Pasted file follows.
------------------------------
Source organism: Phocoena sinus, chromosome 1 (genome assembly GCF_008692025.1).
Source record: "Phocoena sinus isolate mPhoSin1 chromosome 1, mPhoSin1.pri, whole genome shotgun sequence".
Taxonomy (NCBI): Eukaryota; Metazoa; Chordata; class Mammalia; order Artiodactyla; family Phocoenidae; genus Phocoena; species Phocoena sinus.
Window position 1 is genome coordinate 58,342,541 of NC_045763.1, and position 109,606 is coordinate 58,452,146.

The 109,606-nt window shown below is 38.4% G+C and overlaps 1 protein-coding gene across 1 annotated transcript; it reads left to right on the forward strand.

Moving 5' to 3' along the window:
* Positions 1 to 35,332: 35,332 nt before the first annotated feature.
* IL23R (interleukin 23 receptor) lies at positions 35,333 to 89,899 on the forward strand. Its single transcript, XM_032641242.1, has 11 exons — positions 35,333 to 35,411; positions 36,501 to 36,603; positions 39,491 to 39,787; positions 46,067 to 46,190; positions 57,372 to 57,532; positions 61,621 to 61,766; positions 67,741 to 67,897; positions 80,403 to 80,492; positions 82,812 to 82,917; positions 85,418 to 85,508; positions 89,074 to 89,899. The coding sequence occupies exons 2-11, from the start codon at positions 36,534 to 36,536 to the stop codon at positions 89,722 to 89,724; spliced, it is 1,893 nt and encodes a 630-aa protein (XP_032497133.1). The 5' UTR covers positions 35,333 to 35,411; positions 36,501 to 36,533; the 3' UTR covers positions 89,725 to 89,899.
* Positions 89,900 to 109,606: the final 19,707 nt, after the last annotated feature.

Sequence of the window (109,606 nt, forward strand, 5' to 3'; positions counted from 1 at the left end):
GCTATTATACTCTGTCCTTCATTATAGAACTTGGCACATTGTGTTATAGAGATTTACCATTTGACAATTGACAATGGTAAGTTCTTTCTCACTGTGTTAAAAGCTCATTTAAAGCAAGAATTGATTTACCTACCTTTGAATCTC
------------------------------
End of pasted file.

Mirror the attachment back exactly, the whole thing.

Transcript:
Source organism: Phocoena sinus, chromosome 1 (genome assembly GCF_008692025.1).
Source record: "Phocoena sinus isolate mPhoSin1 chromosome 1, mPhoSin1.pri, whole genome shotgun sequence".
Taxonomy (NCBI): Eukaryota; Metazoa; Chordata; class Mammalia; order Artiodactyla; family Phocoenidae; genus Phocoena; species Phocoena sinus.
Window position 1 is genome coordinate 58,342,541 of NC_045763.1, and position 109,606 is coordinate 58,452,146.

The 109,606-nt window shown below is 38.4% G+C and overlaps 1 protein-coding gene across 1 annotated transcript; it reads left to right on the forward strand.

Moving 5' to 3' along the window:
* Positions 1 to 35,332: 35,332 nt before the first annotated feature.
* IL23R (interleukin 23 receptor) lies at positions 35,333 to 89,899 on the forward strand. Its single transcript, XM_032641242.1, has 11 exons — positions 35,333 to 35,411; positions 36,501 to 36,603; positions 39,491 to 39,787; positions 46,067 to 46,190; positions 57,372 to 57,532; positions 61,621 to 61,766; positions 67,741 to 67,897; positions 80,403 to 80,492; positions 82,812 to 82,917; positions 85,418 to 85,508; positions 89,074 to 89,899. The coding sequence occupies exons 2-11, from the start codon at positions 36,534 to 36,536 to the stop codon at positions 89,722 to 89,724; spliced, it is 1,893 nt and encodes a 630-aa protein (XP_032497133.1). The 5' UTR covers positions 35,333 to 35,411; positions 36,501 to 36,533; the 3' UTR covers positions 89,725 to 89,899.
* Positions 89,900 to 109,606: the final 19,707 nt, after the last annotated feature.

Sequence of the window (109,606 nt, forward strand, 5' to 3'; positions counted from 1 at the left end):
GCTATTATACTCTGTCCTTCATTATAGAACTTGGCACATTGTGTTATAGAGATTTACCATTTGACAATTGACAATGGTAAGTTCTTTCTCACTGTGTTAAAAGCTCATTTAAAGCAAGAATTGATTTACCTACCTTTGAATCTC